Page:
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Wednesday, 23 May 2001
Page: 24219

Senator STOTT DESPOJA (Leader of the Australian Democrats) (4:23 PM) —The Democrats welcome the tabling of this report. Senator Chapman is right in one respect, and that is that this report is the latest in a long line of reports that have examined the many questions concerning Australia's involvement in the nuclear fuel cycle. Many of those reports have been disregarded or their recommendations not implemented. Every report so far has come up with new issues and concerns and prompted more queries. Certainly, this inquiry was long overdue and I am glad that there was an agreement to implement the Senate select committee into this issue.

At the outset, I would like to note for the record that the Australian Democrats unequivocally oppose the building of a new nuclear reactor. We urge the termination of the contract with INVAP. Moreover, we are deeply unimpressed by the justifications that have been provided by the government to date, and indeed from ANSTO, for the building of a new nuclear reactor. As the majority report clearly details, the quality of evidence and the lack of transparency concerning the tendering process and contractual arrangements are little short of disgraceful. How can we possibly justify a new nuclear reactor when the government has, firstly, failed to carefully examine viable long-term alternatives to a research reactor for the production of isotopes and, secondly, not considered the substantial costs of the reactor in the context of the serious underinvestment in research and development in our universities and research agencies, including the CSIRO?

I must note for the record that last night's budget did not address the significant disinvestment that we have seen over the past five years in those very areas. Government senators have stood up in here today and boasted that this is one of the single largest spendings in the science portfolio in the history of not only this government but all governments in Australia at a federal level. But I do not think that is a particularly impressive boast, considering the lack of money properly invested in research and development and training and education institutions, or even the money that has been ripped out of those very institutions.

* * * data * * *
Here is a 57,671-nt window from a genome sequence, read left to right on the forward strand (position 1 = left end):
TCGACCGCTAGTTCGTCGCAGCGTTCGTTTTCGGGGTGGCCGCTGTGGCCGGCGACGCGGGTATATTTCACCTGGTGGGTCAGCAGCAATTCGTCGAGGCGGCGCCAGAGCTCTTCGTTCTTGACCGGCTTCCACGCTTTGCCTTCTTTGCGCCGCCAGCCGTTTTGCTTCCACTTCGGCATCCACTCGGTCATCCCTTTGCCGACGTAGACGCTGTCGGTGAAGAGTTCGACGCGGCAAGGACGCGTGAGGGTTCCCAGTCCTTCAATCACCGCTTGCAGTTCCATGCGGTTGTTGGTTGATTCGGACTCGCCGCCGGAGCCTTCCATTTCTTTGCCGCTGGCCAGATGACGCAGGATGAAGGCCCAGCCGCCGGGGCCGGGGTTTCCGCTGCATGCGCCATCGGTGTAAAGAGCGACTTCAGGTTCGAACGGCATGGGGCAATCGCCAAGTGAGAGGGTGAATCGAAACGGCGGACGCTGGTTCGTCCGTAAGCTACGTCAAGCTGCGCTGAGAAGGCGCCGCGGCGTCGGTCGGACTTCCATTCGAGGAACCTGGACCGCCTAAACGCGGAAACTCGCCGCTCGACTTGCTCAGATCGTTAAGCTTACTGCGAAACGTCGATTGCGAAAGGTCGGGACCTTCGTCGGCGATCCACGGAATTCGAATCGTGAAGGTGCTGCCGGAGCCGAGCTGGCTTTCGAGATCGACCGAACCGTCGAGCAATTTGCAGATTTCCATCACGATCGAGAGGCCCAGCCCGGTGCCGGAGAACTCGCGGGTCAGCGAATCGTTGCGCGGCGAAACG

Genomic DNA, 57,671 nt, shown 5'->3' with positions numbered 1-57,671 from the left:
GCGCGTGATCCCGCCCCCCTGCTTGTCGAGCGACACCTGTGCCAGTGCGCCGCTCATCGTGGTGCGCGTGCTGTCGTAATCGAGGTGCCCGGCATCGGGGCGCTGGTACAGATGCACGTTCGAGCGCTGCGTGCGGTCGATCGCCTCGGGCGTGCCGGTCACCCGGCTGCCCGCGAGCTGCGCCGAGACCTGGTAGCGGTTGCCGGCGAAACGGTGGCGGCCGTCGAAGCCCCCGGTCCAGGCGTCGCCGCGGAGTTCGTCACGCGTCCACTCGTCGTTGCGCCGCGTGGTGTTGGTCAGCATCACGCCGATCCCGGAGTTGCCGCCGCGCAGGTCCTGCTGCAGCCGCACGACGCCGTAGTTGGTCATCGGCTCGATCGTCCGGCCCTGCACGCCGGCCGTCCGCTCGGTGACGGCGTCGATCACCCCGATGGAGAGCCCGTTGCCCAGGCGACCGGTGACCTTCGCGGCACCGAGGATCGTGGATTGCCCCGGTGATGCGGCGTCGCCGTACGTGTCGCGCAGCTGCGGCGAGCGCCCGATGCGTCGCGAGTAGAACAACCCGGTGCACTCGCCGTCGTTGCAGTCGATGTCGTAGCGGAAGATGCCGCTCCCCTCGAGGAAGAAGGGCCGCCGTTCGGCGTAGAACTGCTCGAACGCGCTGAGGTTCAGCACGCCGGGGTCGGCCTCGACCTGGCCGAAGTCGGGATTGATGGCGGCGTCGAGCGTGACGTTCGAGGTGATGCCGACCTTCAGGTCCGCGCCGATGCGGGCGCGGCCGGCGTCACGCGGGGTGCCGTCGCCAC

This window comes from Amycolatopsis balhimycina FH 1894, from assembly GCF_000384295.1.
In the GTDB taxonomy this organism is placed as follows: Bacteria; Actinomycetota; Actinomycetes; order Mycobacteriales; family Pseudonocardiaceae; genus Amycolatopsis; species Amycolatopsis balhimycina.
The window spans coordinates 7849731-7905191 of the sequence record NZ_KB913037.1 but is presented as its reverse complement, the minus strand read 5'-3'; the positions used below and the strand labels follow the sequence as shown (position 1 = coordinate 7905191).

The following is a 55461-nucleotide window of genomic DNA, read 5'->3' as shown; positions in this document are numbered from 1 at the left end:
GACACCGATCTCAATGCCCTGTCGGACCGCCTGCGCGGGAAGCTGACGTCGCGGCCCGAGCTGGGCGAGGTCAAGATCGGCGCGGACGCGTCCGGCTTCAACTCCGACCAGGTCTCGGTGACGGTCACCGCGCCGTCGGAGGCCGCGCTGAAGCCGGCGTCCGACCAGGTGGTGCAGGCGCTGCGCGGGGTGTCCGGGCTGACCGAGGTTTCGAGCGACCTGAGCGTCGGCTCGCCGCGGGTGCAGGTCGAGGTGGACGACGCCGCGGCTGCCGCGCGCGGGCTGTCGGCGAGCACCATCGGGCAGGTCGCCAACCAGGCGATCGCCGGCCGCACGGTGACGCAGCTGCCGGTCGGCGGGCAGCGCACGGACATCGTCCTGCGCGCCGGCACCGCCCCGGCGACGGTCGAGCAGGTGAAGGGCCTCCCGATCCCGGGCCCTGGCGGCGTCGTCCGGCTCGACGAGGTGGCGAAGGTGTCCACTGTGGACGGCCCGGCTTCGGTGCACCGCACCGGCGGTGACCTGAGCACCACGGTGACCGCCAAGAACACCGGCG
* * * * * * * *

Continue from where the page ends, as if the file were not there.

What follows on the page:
One another reason we cannot possibly justify a new reactor is the fact that the government persists in an irresponsible and complacent approach to nuclear waste management, which has to still be the clear issue that comes out of this inquiry.

Few Australians would dispute that it is in the national interest for Australia to be a well-informed and active participant in nuclear non-proliferation and safeguard measures. However, we strongly challenge the assertion that Australia needs a modern research reactor to have an effective role in nuclear disarmament matters. And, yes, that is an assertion that we heard over and over through this inquiry and in previous inquiries. The former diplomat Professor Richard Brinowski made it quite clear to the committee that officers working in the area of nuclear non-proliferation and nuclear safety are not nuclear trained scientists but diplomats. As our supplementary report makes clear, we consider that the assertions and arguments that nuclear science expertise developed at home is a necessary condition for negotiating agreements, setting standards and strengthening safeguards are spurious, unsubstantiated and self-serving. Nuclear non-proliferation is fundamentally a political matter—not a technical one—and one where Australia, as a country with recognised credentials in the field of nuclear disarmament, might have some influence.